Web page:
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Babel (n.) The city and tower in the land of Shinar, where the confusion of languages took place. pl.) Among leather dealers, the thickest and stoutest tanned hides.

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Bushy Park and Home Park are two wonderful large green oases in the south west corner of London. 29-30) [16th-17th century France] "In 1560 Bruyerin avowed that he had 'more than once' seen '[half-cooked meats devoured so that blood almost flowed from the mouths of those who were eating. Eleanor Scully & Terence Scully [University of Michigan Press: Ann Arbor] 1995 (p. That medieval French cooks too this warning seriously and rarely roasted their beef is evident in the large stocks of beef bouillon that our recipes imply was always on hand for ready use in other preparations." ---Early French Cookery: Sources, History, Original Recipes and Modern Adaptations, D. If the ignorant cook were to subject beef to a roasting, so further drying its already dry nature, this could be quite dangerous to the unfortunate person who was to eat it later, and could even put him or her at risk of an attack of melancholia or a bilous upset.But to his great dismay it had been sold to a collector.

Kreisler made his way to the new owner’s home and offered to buy the violin.

This early reference notes this stage is unwholesome [Markam]. Medium/medium rare were introduced about this time. Originally only of eggs: slightly or imperfectly cooked, underdone. And indeed, among winged creatures they can eat with pleasure wood pigeons still running with blood and scarcely touched by fire.' Bruyerin advocated the middle way, warning that there would be a penalty to pay for eating either half-raw or 'melting' meat.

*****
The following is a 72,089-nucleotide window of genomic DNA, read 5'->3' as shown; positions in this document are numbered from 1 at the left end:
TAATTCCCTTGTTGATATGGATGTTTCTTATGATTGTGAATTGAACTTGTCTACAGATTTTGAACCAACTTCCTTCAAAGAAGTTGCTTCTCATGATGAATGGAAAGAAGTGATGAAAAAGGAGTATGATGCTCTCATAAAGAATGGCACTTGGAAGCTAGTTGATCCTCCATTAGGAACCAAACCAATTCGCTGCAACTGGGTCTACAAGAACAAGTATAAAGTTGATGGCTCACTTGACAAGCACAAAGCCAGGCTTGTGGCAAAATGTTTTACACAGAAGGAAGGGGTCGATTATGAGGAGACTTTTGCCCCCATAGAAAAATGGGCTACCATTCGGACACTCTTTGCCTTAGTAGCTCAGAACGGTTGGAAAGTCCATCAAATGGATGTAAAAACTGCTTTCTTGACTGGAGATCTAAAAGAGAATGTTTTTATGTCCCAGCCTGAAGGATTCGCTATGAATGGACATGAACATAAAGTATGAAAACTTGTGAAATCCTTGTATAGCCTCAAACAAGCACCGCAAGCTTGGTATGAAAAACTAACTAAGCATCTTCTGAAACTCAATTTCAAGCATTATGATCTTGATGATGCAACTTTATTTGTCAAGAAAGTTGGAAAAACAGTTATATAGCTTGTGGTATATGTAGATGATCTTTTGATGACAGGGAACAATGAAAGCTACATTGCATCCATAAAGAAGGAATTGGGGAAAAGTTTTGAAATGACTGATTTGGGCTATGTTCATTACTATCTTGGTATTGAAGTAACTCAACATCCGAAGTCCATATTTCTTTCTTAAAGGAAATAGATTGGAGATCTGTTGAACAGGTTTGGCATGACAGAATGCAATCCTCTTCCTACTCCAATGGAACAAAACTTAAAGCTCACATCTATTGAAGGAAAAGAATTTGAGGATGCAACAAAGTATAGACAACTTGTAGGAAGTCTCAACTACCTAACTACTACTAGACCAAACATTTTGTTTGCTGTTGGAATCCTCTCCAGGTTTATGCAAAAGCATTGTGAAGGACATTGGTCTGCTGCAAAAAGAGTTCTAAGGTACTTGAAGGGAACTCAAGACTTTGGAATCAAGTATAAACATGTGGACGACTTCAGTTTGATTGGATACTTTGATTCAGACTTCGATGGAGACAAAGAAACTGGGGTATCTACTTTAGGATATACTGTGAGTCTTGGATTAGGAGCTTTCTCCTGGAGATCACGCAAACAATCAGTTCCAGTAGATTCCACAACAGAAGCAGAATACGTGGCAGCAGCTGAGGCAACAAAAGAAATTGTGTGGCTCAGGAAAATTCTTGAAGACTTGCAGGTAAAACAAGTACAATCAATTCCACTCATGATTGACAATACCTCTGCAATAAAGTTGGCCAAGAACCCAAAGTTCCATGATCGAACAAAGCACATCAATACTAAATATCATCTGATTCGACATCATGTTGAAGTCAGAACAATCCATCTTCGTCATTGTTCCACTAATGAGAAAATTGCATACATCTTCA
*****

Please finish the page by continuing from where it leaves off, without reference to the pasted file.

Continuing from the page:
"A Chicken in Every Pot" airline chicken American bison & buffalo bacon bear beef beef Stroganoff beef Wellington beefalo blood booya brawn Brunswick stew burgoo carpetbag steak Chateaubriand chicken chicken a la King chicken & waffles chicken burgers chicken cacciatora chicken chasseur chicken Cordon Bleu chicken Francese chicken franks chicken fried steak chicken Kiev chicken Marengo chicken nuggets chicken parm chicken salad chicken sandwich (fast food) chicken Tartare chicken tikka masala chicken Vesuvio chicken Wellington Christmas goose city chicken confit coq au vin corn dogs & Pronto Pups corned beef coronation chicken country captain chicken crab croquettes cube steak deep fried turkey deer donkers dormice duck duck a l'orange finger steaks foie gras frankfurters fried chicken goats gravy Guinea fowl ham head cheese horsemeat hot dogs Irish stew Jamaican Jerk jambalaya jerky kebabs King Ranch chicken Kobe beef lamb lamb & mint Lebanon balogna lobster London broil marrow bones meatloaf & meatballs minced meats & hash mincemeat pies mole poblano mutton mutton birds New England Boiled Dinner osso buco pastrami paupiettes Peking duck pemmican picnic ham pigeon pigs in Blankets porcupines pork & applesauce pork & beans pork & sauerkraut pork steak pot roast pulled pork Salisbury steak sausages of Italy scallops shark steaks sheep shrimp Sloppy joes SPAM spiral carved ham squab squirrel steak au Poivre steak Diane steak Tartare Swedish meatballs sweetbreads Swiss steak tempura Tetrazzini Toad-in-the-hole tri-tip steak Turducken Turkey & cranberry sauce turkey & dressing turkey bacon unturkey venison wiener schnitzel zoo animals According to the Oxford English Dictionary, the word "rare," counterbalancing "done" describing the doneness of meat, descends from the word "rear," meaning imperfectly cooked or underdone. The earliest print reference to the word "rare" relating to meat cookery is circa 1615. They commend the wether almost raw, but pork cooked until it almost melts [that is, until it falls apart].

Badge (n.) A carved ornament on the stern of a vessel, containing a window or the representation of one. Bafta (n.) A coarse stuff, usually of cotton, originally made in India. Baggy (a.) Resembling a bag; loose or puffed out, or pendent, like a bag; flabby; as, baggy trousers; baggy cheeks.

Bague (n.) The annular molding or group of moldings dividing a long shaft or clustered column into two or more parts.

Oxford English Dictionary RARE Etymology: Originally a variant of rear adj.1 As a result of the lowering influence of r on preceding vowels in southern varieties of English, rear remained homophonous with rare adj.1 at least as late as the 17th cent. This gave rise to the variant rare, which retained the early modern pronunciation in standard English (compare the current pronunciation of e.g. (3)...rawer meats are conduucive to vigor but in fact rather poor for the digestion.' Because bloody meat was thought to increase one's vitality and zest, eating half-raw meat became intertwined with the goal of arousing the body at table." ---Acquired Taste: The French Origins of Modern Cooking, T.